Okeh 41577 was recorded February 9, 1931 in New York City by the Charleston Chasers, under the direction of Benny Goodman.  It is a dub of the original issue on Columbia 2415-D (why they dubbed it, instead of master pressing, I couldn’t say, but I’m sure someone could.)  The almost unbeatable band features Charlie Teagarden and Ruby Weinstein on trumpets, Jack Teagarden and Glenn Miller on trombone, Benny Goodman on clarinet, Sid Stoneburn on alto sax, Larry Binyon on tenor sax, Dick McDonough on guitar, Arthur Schutt on piano, and Harry Goodman on string bass.  Jack Teagarden sings the vocals on both sides.  Unfortunately, some dumbbell thought it was a bright idea to carve an “X” into both labels.

Besides perhaps Louis Armstrong, “Basin Street Blues” is associated with no musician more than Jack Teagarden, who performed and recorded it a number of times.  It was in fact Teagarden and Glenn Miller who were responsible for adding the opening verse, “Won’t you come along with me. / To the Mississippi,” to Spencer Williams’ famous song.

Basin Street Blues

Basin Street Blues, recorded February 9, 1931 by the Charleston Chasers.

Also quite associated with Teagarden is W.C. Handy’s “Beale Street Blues”, which he recorded again soon after for Vocalion with Joe Venuti and Eddie Lang’s All-Star Orchestra.

Beale Street Blues

Beale Street Blues, recorded February 9, 1931 by the Charleston Chasers.

Okeh 8535 – Louis Armstrong and his Hot Five – 1927

That special time of year has come again that we celebrate the birth of the great Louis Armstrong, on the event of his 115th birthday.  Last year, we commemorated the occasion with his theme song, Sleepy Time Down South”.  This time around, we have even more excellence from Armstrong’s original Hot Five.

Louis Armstrong's Hot Five.

Louis Armstrong’s Hot Five (autographed to Muggsy Spanier).  Left to right: Armstrong, Johnny St. Cyr, Johnny Dodds, Kid Ory, Lil Armstrong.  From Jazzmen, 1939.

Louis Armstrong was born in the cradle of jazz, New Orleans, Louisiana, on August 4, 1901.  He grew up in a poor family in Storyville, and played witness to jazz in its infancy.  As a child, he made money working for a Jewish family by the name of Karnofsky, who came to treat him as one of their own.  Armstrong played as a youngster with the band of the New Orleans Colored Waif’s Home, and was instructed in cornet by Professor Peter Davis.  After leaving the home, Louis hauled coal by day and played by night, with all the jazz greats of New Orleans. “King of Cornet”, Joe Oliver, “Papa Joe” as Louis called him, came to be Armstrong’s mentor before heading north to play in Chicago in 1919.  He soon began playing in the famous brass bands of New Orleans, and on riverboats on the Mississippi.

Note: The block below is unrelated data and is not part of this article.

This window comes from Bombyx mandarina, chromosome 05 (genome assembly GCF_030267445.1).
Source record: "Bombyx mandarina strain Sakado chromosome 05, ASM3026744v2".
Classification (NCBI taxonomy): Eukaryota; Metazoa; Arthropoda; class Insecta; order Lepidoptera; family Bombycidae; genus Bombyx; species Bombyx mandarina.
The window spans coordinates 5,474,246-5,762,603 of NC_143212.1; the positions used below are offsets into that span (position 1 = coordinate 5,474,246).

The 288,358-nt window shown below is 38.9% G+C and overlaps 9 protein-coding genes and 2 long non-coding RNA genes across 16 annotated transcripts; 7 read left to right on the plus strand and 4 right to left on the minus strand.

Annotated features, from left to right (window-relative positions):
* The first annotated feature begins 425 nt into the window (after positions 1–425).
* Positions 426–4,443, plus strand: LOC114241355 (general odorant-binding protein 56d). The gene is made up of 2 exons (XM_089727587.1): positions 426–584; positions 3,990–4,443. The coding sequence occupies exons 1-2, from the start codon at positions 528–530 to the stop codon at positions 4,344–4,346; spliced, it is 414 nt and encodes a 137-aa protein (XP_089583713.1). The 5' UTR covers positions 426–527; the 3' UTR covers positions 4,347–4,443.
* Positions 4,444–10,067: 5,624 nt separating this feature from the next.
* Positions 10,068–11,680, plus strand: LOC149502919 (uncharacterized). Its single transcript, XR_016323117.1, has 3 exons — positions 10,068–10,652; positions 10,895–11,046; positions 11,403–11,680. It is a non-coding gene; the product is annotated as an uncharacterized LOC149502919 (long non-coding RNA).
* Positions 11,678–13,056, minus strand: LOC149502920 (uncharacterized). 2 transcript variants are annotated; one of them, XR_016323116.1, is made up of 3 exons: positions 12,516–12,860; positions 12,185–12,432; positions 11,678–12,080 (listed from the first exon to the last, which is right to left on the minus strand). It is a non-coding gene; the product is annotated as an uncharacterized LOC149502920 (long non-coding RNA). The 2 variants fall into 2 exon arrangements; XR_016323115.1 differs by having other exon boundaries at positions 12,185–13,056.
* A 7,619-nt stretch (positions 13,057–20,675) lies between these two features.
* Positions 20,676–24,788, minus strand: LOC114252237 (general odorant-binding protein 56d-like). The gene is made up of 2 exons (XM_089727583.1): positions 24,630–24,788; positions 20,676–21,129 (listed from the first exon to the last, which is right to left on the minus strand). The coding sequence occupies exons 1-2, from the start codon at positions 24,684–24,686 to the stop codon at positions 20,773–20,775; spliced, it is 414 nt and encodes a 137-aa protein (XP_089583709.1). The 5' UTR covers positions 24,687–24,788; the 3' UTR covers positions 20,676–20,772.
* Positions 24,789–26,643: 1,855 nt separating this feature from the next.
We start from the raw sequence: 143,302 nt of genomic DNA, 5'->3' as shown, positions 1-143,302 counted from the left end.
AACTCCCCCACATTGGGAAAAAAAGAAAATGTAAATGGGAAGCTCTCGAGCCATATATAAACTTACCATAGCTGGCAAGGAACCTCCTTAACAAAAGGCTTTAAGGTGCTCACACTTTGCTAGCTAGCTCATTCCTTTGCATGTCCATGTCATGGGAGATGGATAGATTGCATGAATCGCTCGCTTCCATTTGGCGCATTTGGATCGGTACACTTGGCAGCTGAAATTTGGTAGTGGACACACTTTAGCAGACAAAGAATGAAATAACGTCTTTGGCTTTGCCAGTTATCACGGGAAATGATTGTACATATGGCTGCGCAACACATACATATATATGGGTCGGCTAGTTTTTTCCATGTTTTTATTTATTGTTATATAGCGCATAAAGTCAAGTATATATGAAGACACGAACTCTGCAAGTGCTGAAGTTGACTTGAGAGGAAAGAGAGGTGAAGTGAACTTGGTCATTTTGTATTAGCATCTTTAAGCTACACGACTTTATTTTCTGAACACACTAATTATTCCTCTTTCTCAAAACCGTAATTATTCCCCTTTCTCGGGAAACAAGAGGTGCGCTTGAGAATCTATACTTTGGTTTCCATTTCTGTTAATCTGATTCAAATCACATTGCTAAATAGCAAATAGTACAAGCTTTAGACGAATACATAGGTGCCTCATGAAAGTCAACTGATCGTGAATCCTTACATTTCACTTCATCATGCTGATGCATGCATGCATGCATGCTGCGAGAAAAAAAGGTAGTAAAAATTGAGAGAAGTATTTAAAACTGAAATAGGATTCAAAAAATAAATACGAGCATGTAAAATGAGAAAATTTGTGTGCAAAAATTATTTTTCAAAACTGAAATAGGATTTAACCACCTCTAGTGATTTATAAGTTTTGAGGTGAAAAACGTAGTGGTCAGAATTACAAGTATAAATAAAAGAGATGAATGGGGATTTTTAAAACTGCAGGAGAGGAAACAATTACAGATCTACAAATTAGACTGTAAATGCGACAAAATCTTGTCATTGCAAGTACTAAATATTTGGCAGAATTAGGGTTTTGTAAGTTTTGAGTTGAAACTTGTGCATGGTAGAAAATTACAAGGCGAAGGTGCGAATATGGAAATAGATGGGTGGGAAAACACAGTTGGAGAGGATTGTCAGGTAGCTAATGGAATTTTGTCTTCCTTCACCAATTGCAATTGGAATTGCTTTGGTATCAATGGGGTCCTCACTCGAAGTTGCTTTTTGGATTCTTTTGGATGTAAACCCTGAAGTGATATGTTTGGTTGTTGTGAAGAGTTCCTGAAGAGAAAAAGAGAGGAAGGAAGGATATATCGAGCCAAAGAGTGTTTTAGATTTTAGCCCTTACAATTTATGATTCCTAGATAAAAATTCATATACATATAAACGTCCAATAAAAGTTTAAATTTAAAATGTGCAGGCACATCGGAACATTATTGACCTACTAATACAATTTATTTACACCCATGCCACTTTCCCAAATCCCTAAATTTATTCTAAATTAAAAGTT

In 1922, Armstrong received a request from Oliver to join him in Chicago.  Nervously, he obliged, and in that April, Armstrong made his first recordings with King Olivier’s Creole Jazz Band for Gennett Records.  With the Creole Jazz Band, Louis met piano player Lil Hardin, and before long the two were married.  It was Lil’s idea that Louis should leave King Oliver’s band; she believed his potential was wasted as a sideman to Oliver, and so he did.  In 1924, Armstrong left to work briefly with Ollie Powers’ band, before spending a year with Fletcher Henderson’s orchestra, and then with Erskine Tate’s Vendome Orchestra (not to mention a number of other ventures on the side).  His biggest break came in 1925, when he formed his first Hot Five, and thus the first time he appeared on records as leader.  Through the rest of the 1920s, Armstrong kept busy playing and recording prolifically.  After some work with Carroll Dickerson’s orchestra in ’29, Louis left for California in 1930 to play a gig at Sebastian’s New Cotton Club in Los Angeles, California, fronting Les Hite’s orchestra.

Following that engagement, he traveled from place-to-place for a period, from back to Chicago, to home in New Orleans, to California again, before embarked on a much celebrated tour of Europe in 1933.  When he returned to the states in 1935, his fame was only on the rise.  After playing swing and jazz into the post-war era, and in 1947, he assembled his All-Stars, as a revival in “dixieland” came about.  Armstrong remained steadily popular until his death in 1971.  From the 1920s into the 1960s, Armstrong his inimitable mark on music, and cemented his place as one of the greatest jazz musicians, and most beloved American icons, of all time.

Okeh 8535 was recorded December 13, 1927 in Chicago, Illinois.  The Hot Five consists of Louis Armstrong on cornet, Kid Ory on trombone, Johnny Dodds on clarinet, Lil Armstrong on piano, and Lonnie Johnson on guitar.  This was the last session by the “original” Hot Five, in 1928 Armstrong organized a new group made up from members of Carroll Dickerson’s orchestra, including Earl Hines and Zutty Singleton.